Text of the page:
Rockies’ Bettis pitches in SLC as he continues journey back to majors after cancer battle

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SALT LAKE CITY — As Chad Bettis walked toward the mound to throw his warmup pitches, a few fans clad in Colorado Rockies purple let out a cheer.

That grew to a noticeable amount of the 4,044 fans — small because of a firework-less Sunday July night — as his name was announced on the public address system. The mini ovation Sunday night may have been the smallest of gestures, but one that sticks with Bettis everywhere he goes.

“It’s awesome,” the Albuquerque Isotopes pitcher said, standing outside of the dimly lit tunnel outside of the visitor's locker room in Smith’s Ballpark.

Not only is Colorado (Albuquerque's parent ballclub) the regional team for Utah television, many baseball fans know Bettis’ name now from his story. It has been chronicled all over the country from ESPN to the New York Times, and countless other outlets.

Bettis had just completed another season with the Rockies in 2016, winning 14 games for the team — his career-most in what was also his first full season in the big leagues. However, he was diagnosed with testicular cancer in November, shortly after the season ended.

Bettis could only describe his year as a rollercoaster. He dealt with the joys of being declared cancer-free in January and the fears of that cancer returning in March. He also became a father for the first time while going through chemotherapy. Now he’s going through the minors again, regaining his stamina to eventually — and hopefully — rejoin the Rockies, which remains in prime position for their first playoff berth in eight years.

While the journey back to the majors isn’t complete just yet, he has found that he doesn’t just have the support from Rockies fans, but baseball fans everywhere.

Even the Salt Lake Bees, which Bettis was slated to pitch against, posted a video on Twitter of the pitcher warming up in the bullpen before the game with the note, “Opponents tonight, but #TogetherForBettis” — a hashtag used by the Rockies in support of the pitcher.

“It’s a little bit overwhelming — in a good sense,” he says, of the support and of the attention. “It’s been good to have the support of not only my family and friends but the fanbase, too. It’s been unbelievable.”

The righty returned to baseball on July 13, making an appearance for a Colorado Double-A affiliate in Hartford. After another appearance there, the Rockies transferred him to Albuquerque, where his first Triple-A start came Sunday.

Bettis struggled at times in that start. He allowed three runs on six hits over 2 2/3 innings before reaching his scheduled pitch count of roughly 60 pitches. He also struck out four and walked two. Since he was limited on a pitch count, he nearly received the scorekeeping credit for Albuquerque’s 9-8 victory despite falling short of the innings minimum for a win.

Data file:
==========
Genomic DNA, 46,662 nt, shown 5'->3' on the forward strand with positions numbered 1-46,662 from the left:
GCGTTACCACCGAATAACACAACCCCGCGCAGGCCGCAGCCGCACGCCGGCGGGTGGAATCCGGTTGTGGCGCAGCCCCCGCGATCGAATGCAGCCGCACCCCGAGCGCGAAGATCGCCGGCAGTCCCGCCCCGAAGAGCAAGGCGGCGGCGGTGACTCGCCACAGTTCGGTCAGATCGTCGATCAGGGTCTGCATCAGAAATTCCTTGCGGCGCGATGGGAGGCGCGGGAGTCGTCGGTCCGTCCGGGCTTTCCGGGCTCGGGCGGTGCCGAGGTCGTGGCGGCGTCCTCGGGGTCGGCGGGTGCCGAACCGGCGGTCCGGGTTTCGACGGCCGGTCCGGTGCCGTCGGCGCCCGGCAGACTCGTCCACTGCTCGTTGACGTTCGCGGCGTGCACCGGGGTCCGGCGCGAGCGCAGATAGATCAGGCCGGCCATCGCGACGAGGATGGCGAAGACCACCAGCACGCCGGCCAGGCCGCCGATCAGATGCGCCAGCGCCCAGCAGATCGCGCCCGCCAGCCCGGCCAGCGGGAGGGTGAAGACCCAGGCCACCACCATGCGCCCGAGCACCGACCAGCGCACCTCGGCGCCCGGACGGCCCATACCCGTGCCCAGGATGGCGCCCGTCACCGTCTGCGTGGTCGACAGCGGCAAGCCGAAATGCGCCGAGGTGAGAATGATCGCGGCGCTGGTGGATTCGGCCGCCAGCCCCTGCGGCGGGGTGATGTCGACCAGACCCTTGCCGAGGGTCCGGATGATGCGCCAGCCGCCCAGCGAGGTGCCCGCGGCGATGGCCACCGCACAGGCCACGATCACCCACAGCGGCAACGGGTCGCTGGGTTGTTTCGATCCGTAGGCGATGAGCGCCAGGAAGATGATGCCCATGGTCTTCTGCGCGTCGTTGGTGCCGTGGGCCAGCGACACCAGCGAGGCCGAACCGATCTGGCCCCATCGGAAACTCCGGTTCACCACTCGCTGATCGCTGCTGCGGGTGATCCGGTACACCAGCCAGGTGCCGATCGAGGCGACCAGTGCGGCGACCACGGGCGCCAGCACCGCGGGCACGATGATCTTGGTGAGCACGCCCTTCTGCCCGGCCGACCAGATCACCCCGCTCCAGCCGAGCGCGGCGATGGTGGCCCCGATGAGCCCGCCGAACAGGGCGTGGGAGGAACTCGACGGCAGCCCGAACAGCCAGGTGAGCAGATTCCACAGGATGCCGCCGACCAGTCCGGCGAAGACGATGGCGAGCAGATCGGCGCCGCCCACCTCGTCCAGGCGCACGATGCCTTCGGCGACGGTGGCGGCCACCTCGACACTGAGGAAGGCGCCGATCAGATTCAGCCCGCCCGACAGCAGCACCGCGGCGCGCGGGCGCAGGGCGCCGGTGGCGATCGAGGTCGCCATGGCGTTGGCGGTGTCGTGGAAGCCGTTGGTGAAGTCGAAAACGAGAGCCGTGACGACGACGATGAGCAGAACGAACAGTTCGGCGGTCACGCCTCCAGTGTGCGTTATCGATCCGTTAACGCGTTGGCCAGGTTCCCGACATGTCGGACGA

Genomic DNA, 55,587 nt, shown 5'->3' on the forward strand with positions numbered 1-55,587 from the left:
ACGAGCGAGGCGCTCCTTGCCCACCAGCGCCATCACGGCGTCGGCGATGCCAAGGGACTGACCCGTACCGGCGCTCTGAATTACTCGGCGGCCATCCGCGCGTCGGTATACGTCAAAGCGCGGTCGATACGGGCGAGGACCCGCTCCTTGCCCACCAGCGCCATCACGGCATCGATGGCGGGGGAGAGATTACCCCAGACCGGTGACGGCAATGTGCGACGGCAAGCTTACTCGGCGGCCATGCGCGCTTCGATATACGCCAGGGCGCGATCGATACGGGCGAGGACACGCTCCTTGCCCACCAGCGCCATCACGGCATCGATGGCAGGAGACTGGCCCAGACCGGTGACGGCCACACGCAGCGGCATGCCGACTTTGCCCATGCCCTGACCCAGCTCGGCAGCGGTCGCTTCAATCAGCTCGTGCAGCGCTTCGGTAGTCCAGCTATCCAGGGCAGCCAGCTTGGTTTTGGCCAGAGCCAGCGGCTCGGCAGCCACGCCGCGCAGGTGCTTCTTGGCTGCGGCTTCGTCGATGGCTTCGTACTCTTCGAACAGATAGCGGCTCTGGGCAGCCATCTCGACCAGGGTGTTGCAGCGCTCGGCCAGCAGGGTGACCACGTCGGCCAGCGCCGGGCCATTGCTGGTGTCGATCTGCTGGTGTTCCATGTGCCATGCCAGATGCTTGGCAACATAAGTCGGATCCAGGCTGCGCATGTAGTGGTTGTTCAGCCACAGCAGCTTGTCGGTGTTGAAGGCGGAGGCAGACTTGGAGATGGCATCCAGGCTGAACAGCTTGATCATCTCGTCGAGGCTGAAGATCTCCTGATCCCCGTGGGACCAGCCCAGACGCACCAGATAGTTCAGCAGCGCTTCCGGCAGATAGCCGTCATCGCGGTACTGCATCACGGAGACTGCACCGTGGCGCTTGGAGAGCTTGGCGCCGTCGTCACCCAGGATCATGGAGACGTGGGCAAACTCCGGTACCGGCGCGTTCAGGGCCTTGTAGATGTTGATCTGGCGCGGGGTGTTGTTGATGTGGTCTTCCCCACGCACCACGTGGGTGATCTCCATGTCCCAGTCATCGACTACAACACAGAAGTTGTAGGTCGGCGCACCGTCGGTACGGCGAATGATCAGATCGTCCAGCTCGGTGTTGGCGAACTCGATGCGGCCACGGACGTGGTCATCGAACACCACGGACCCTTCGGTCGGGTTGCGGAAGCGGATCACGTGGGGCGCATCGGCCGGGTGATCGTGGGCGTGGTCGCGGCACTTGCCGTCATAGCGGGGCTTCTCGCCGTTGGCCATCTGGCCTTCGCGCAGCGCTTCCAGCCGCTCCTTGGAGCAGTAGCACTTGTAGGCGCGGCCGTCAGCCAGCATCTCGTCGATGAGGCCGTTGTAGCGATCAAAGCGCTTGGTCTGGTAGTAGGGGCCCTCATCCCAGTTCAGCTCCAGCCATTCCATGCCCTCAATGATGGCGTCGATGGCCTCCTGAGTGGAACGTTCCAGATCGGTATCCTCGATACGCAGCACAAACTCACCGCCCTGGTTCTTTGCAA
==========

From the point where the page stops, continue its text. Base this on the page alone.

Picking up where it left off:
He said during his next start he’s expected to throw 75-80 pitches, though noting he felt strong enough to keep going in his start against Salt Lake. While he was encouraged with his strength, he felt that his pitching wasn’t enough to help the Rockies win games just yet.

“An outing like tonight is not going to help them,” he admitted. “That’s why this next outing all I want to work on is just executing all my pitches. But (being in a playoff race) has motivated me a little bit. I want to be up there, even though I’m there with the team, I want to be contributing somehow.

“... I feel mentally ready now but at the same time there are some of those pitches I wanted back from tonight.”

Albuquerque Isotopes pitcher Chad Bettis stares down a runner at first base during a game against the Salt Lake Bees on Sunday, July 23, 2017. Bettis beat cancer twice and is working to make his way back to the Colorado Rockies this season. (Photo: Carter Williams,
Albuquerque Isotopes pitcher Chad Bettis stares down a runner at first base during a game against the Salt Lake Bees on Sunday, July 23, 2017. Bettis beat cancer twice and is working to make his way back to the Colorado Rockies this season. (Photo: Carter Williams,

Bettis’ only known baseball future heading into this week is that he will make another start for Albuquerque. He said he’s unsure what happens after that, with the decision in Colorado’s hands.

When he does return to Denver, he will have capped a wild ride back to the big leagues. Despite the ups and downs of it, Bettis said he is happy with where his journey has taken him.

“In the big scheme of things, I’m still here,” he said, grinning, “and I still get to play something that I love doing, so throughout all the hard times, you still find light there at the end of the tunnel. Even throughout the bad times, it’s been a good year.”


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Carter Williams is an award-winning reporter who covers general news, outdoors, history and sports for


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